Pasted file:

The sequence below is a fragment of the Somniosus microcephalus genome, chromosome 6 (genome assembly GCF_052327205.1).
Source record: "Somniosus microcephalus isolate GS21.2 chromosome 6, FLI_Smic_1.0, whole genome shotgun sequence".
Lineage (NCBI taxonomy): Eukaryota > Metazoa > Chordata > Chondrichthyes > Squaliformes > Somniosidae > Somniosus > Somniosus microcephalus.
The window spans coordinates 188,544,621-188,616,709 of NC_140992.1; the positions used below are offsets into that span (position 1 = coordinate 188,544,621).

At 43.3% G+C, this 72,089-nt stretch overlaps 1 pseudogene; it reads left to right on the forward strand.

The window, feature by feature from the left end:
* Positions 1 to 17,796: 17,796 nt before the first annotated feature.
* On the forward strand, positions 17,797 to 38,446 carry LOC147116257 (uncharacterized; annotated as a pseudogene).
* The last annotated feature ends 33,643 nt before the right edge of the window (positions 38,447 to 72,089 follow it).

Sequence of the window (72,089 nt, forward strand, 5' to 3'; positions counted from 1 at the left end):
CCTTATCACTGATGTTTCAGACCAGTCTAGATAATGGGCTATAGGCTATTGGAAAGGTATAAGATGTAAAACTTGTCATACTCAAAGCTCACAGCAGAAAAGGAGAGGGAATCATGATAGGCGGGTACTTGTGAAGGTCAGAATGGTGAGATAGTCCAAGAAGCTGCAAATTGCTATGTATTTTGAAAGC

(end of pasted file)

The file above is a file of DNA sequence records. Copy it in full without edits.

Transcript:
The sequence below is a fragment of the Somniosus microcephalus genome, chromosome 6 (genome assembly GCF_052327205.1).
Source record: "Somniosus microcephalus isolate GS21.2 chromosome 6, FLI_Smic_1.0, whole genome shotgun sequence".
Lineage (NCBI taxonomy): Eukaryota > Metazoa > Chordata > Chondrichthyes > Squaliformes > Somniosidae > Somniosus > Somniosus microcephalus.
The window spans coordinates 188,544,621-188,616,709 of NC_140992.1; the positions used below are offsets into that span (position 1 = coordinate 188,544,621).

At 43.3% G+C, this 72,089-nt stretch overlaps 1 pseudogene; it reads left to right on the forward strand.

The window, feature by feature from the left end:
* Positions 1 to 17,796: 17,796 nt before the first annotated feature.
* On the forward strand, positions 17,797 to 38,446 carry LOC147116257 (uncharacterized; annotated as a pseudogene).
* The last annotated feature ends 33,643 nt before the right edge of the window (positions 38,447 to 72,089 follow it).

Sequence of the window (72,089 nt, forward strand, 5' to 3'; positions counted from 1 at the left end):
CCTTATCACTGATGTTTCAGACCAGTCTAGATAATGGGCTATAGGCTATTGGAAAGGTATAAGATGTAAAACTTGTCATACTCAAAGCTCACAGCAGAAAAGGAGAGGGAATCATGATAGGCGGGTACTTGTGAAGGTCAGAATGGTGAGATAGTCCAAGAAGCTGCAAATTGCTATGTATTTTGAAAGC